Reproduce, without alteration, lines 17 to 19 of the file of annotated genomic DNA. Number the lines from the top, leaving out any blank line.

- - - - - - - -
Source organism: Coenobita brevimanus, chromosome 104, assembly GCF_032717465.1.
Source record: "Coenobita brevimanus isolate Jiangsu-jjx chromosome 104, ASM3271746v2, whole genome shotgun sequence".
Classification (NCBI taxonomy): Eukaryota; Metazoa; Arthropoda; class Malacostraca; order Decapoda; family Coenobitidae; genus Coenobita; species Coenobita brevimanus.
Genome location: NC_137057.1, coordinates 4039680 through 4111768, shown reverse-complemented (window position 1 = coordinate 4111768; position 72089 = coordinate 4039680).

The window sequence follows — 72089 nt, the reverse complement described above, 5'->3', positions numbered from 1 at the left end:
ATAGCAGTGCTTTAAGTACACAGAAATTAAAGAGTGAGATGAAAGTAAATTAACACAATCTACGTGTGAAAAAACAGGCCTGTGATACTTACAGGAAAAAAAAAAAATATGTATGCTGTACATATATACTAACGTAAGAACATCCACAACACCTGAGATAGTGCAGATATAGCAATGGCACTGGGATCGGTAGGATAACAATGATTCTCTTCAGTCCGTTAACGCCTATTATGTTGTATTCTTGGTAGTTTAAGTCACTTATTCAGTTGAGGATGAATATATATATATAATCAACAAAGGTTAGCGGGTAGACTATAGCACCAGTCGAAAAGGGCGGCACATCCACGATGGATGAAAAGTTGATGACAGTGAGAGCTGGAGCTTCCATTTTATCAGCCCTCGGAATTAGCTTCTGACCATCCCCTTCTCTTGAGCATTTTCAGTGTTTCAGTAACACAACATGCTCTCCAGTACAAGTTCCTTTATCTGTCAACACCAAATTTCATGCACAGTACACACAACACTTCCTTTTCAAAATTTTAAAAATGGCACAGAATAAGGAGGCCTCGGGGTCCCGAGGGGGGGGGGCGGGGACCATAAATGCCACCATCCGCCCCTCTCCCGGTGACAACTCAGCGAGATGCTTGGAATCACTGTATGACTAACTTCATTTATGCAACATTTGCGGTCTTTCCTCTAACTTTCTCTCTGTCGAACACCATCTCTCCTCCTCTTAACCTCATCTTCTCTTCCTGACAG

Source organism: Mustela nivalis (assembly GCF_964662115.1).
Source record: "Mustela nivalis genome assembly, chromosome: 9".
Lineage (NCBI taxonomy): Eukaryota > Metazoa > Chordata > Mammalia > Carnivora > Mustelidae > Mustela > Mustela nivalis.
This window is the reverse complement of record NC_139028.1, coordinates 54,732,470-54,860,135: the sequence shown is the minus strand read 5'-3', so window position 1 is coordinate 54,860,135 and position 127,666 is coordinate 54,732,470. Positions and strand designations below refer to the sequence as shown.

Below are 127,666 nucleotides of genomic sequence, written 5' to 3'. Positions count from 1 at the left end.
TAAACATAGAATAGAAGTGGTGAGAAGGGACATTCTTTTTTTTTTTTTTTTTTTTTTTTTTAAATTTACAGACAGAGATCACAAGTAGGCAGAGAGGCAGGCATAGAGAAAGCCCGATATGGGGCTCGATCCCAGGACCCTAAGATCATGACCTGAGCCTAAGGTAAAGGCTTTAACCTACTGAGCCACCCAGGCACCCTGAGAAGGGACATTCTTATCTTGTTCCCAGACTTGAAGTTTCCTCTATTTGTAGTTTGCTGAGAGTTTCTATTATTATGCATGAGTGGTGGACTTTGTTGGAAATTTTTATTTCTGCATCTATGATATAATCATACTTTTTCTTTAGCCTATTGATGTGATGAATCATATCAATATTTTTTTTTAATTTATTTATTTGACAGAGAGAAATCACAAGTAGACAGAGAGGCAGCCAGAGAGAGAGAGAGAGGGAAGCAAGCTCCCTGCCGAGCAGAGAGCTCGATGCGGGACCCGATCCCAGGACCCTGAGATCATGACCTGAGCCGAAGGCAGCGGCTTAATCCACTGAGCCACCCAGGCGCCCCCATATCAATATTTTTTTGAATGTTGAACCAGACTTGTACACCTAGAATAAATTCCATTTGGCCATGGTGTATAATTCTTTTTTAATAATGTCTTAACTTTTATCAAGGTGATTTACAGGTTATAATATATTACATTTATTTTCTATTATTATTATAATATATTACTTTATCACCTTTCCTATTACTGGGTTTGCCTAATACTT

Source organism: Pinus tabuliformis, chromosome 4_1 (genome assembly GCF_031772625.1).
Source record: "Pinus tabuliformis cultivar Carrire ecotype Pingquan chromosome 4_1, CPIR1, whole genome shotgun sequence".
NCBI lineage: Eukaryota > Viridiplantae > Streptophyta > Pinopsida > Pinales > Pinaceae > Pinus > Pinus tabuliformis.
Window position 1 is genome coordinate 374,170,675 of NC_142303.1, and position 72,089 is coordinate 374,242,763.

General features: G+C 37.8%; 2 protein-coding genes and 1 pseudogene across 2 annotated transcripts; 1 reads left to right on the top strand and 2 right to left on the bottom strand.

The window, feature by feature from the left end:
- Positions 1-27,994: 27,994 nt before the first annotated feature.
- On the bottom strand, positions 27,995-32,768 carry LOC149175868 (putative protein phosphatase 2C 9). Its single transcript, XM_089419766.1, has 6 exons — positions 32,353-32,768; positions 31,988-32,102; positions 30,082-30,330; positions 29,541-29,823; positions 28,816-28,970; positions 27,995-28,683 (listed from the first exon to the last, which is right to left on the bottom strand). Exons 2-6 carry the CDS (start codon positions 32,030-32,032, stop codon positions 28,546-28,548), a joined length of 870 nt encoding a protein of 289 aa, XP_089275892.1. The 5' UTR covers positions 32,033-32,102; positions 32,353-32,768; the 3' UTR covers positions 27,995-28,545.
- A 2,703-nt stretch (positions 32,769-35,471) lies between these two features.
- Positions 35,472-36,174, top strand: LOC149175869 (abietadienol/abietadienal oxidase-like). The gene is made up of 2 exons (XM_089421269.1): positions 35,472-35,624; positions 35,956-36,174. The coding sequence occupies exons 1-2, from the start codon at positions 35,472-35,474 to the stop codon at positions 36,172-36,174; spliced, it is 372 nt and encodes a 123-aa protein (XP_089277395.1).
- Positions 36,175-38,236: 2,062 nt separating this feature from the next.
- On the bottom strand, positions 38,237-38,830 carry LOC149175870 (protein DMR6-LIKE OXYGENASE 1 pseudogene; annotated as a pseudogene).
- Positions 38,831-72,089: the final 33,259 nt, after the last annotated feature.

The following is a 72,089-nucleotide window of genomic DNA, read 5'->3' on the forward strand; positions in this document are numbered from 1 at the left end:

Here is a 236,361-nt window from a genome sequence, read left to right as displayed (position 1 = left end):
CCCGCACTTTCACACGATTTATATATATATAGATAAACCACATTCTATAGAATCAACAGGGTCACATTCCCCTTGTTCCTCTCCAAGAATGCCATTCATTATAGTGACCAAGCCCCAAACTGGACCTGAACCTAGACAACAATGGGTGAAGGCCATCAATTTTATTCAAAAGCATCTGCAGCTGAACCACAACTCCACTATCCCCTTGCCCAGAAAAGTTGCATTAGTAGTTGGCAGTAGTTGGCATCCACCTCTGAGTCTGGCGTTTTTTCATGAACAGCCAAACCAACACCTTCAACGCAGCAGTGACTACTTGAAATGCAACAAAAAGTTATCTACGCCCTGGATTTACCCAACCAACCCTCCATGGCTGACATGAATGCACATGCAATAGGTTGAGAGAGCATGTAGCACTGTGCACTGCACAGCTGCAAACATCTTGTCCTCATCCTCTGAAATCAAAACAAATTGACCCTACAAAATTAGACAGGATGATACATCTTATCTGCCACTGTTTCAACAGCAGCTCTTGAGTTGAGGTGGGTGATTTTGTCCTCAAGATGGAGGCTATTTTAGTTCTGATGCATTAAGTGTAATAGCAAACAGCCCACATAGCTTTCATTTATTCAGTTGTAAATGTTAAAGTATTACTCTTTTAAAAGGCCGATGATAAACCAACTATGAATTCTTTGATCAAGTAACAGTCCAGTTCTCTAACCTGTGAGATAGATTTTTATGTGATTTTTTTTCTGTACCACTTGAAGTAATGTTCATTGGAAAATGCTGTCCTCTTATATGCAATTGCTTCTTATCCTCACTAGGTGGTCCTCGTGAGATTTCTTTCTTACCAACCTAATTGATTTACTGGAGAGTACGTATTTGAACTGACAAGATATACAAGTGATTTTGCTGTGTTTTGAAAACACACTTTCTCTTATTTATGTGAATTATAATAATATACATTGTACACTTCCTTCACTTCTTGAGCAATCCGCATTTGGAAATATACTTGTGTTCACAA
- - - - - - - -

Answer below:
General features: G+C 37.8%; 2 protein-coding genes and 1 pseudogene across 2 annotated transcripts; 1 reads left to right on the top strand and 2 right to left on the bottom strand.

The window, feature by feature from the left end:
- Positions 1-27,994: 27,994 nt before the first annotated feature.